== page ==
2 Timothy 4:9-18
9 Do your best to come to me soon. 10 For Demas, in love with this present world, has deserted me and gone to Thessalonica. Crescens has gone to Galatia, Titus to Dalmatia. 11 Luke alone is with me. Get Mark and bring him with you, for he is very useful to me for ministry. 12 Tychicus I have sent to Ephesus. 13 When you come, bring the cloak that I left with Carpus at Troas, also the books, and above all the parchments. 14 Alexander the coppersmith did me great harm; the Lord will repay him according to his deeds. 15 Beware of him yourself, for he strongly opposed our message. 16 At my first defense no one came to stand by me, but all deserted me. May it not be charged against them! 17 But the Lord stood by me and strengthened me, so that through me the message might be fully proclaimed and all the Gentiles might hear it. So I was rescued from the lion's mouth. 18 The Lord will rescue me from every evil deed and bring me safely into his heavenly kingdom. To him be the glory forever and ever. Amen. – 2 Tim. 4:9-18, ESV.
Based on your present state of mind, what do you think your last requests would be, if you knew death was near?
I don’t think you would say, “I need to go back to my office one more time,” or “Will someone take me to the mall just one more time.” I doubt you would say, “can I post one more thing on Facebook” or “give me my phone to check my text messages just one more time.”
The apostle Paul knew death was imminent, and what he requested can cause us to think seriously about our values, hopes and needs.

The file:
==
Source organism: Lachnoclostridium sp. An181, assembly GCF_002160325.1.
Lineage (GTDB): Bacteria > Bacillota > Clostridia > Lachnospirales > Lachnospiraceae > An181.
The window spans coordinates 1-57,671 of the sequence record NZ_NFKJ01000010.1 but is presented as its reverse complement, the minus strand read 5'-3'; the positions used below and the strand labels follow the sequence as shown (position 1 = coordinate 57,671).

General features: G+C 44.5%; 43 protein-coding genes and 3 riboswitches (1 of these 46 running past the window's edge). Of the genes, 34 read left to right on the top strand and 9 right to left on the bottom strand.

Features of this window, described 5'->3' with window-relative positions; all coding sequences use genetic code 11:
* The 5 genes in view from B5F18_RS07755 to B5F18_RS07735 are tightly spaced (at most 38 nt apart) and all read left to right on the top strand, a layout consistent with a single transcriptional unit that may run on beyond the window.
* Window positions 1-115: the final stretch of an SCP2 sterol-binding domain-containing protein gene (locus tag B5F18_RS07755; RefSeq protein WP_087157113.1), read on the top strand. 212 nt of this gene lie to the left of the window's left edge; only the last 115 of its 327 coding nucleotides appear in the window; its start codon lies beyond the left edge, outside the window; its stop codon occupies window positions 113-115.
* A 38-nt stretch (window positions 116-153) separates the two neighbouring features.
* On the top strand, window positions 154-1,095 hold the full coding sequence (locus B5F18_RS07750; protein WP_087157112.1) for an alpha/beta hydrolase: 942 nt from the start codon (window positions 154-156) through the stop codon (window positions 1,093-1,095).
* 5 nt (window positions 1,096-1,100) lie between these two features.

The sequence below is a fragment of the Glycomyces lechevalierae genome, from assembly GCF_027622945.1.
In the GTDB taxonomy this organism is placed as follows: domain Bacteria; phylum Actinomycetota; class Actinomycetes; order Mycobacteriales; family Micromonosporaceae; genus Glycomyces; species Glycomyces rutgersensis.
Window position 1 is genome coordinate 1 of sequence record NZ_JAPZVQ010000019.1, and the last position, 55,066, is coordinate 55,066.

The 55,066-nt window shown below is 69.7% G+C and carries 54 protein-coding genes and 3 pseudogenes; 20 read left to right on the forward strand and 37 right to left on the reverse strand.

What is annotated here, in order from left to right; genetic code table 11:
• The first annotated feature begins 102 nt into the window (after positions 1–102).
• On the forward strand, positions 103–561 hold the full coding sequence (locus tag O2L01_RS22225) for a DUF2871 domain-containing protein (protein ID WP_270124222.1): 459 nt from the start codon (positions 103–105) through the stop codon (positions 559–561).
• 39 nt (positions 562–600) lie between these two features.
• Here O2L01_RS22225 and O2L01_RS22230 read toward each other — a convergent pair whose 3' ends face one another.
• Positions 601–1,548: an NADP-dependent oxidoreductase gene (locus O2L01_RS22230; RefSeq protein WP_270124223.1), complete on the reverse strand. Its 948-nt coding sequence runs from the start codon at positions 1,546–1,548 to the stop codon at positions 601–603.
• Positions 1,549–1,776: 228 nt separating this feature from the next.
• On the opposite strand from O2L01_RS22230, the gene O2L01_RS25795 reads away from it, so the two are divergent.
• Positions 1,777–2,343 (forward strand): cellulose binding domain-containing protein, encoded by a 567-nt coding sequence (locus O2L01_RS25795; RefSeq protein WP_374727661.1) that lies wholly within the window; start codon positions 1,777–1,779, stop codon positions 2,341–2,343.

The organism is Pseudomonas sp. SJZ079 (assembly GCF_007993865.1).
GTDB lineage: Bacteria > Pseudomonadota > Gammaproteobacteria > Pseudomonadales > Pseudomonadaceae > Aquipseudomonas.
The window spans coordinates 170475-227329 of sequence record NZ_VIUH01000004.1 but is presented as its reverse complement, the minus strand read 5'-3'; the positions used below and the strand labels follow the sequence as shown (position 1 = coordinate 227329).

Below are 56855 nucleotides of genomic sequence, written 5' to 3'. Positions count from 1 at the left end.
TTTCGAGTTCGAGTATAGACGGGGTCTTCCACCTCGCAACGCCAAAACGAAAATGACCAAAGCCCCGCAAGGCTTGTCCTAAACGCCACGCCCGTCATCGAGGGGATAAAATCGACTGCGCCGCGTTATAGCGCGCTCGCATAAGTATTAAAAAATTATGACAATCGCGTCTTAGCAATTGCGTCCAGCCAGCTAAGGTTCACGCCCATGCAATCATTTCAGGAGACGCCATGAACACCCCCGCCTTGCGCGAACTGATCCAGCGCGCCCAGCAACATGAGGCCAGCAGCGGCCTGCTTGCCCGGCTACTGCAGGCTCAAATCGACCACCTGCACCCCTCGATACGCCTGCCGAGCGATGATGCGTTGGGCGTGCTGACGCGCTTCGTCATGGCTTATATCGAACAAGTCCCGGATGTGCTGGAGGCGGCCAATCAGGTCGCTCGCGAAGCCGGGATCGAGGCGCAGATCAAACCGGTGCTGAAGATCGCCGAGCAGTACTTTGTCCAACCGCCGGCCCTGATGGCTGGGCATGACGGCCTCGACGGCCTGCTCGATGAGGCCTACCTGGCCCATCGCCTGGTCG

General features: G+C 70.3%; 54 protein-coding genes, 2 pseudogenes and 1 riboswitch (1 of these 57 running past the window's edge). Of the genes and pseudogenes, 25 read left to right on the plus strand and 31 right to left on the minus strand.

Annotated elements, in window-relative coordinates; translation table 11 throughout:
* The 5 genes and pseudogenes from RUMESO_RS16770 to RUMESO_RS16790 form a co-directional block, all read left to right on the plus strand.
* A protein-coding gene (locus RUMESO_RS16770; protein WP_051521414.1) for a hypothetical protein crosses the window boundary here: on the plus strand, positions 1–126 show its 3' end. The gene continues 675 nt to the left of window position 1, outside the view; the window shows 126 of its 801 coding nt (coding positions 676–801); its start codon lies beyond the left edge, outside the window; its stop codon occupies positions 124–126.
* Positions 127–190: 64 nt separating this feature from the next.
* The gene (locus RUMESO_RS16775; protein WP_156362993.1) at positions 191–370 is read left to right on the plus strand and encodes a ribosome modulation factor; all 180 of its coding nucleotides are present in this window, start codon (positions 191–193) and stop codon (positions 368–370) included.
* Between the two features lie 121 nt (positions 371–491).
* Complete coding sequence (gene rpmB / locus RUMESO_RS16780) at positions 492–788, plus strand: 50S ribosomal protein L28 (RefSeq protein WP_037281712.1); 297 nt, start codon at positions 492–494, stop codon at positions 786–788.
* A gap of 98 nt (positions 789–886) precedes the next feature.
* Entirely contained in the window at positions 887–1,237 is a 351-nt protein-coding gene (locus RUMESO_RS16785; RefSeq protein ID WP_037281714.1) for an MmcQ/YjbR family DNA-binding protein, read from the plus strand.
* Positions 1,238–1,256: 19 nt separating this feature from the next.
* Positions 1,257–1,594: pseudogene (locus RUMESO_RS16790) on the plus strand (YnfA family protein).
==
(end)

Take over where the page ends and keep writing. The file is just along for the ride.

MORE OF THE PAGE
Paul needed his brethren. To young Timothy he said, “do your best to come to me soon.” Others had abandoned Paul. But he wanted to see Timothy. To this he added, “Get Mark and bring him with you, for he is very useful to me for ministry.” Paul longed to be with his spiritual family members. It wasn’t empty attraction to a crowd. It was a love for specific people who shared his faith and work. (See Eccl. 4:9-12).
Gary Henry, in one of his books, said: “Our happiness needs a little privacy, but it also needs the friendship of a few select companions.”(Feb. 6, Enthusiastic Ideas, p. 36).
Also, Paul valued certain objects. The cloak, the books and the parchments. This humanizes Paul, the man. He needed physical warmth, in the coat or cloak. He needed intellectual stimulation, in his books. And spiritual nourishment in the parchments (which likely contained Scripture).
It was William Tyndale, the well-known bible translator, who from his cold prison-cell at Vilvoorde made request that in view of the approaching winter (how like Paul!) a cloak, woolen shirt, warm cap, an most of all, his Hebrew Bible, grammar, and vocabulary be brought to him. (Source: Vol. 4, New Testament Commentary, Hendriksen & Kistemaker).
Paul kept a gracious heart. “At my first defense, no one stood with me, but all forsook me … May it not be charged against them.” One of the miserable sights to witness here on earth is – someone coming to the end of life, bitter, vengeful, still wanting blood from enemies.
Paul is not asking God to ignore their sin. He is expressing his desire that they be forgiven, according to the conditions of forgiveness. His hope is, they will repent and receive divine pardon.
Compassion was still active in the heart of this man who was about to be executed by an evil empire.
Let me ask – if you were in a cold, dark Roman dungeon – facing imminent death - what would you want; what would you need, in addition to the presence of God and your thoughts of Him, the Savior and heaven?
I hope we see – if you have given yourself to the Lord, as death comes near, the values you cultivate now, will be with you then.
Never feel bad about growing old; many do not get to reach old age.
Never rebel against persecution for righteousness’ sake – seize the joy of serving your God.
Never think of death without thinking of Christ, who gives us the victory.
By Warren E.
From Expository Files 22.10; October 2015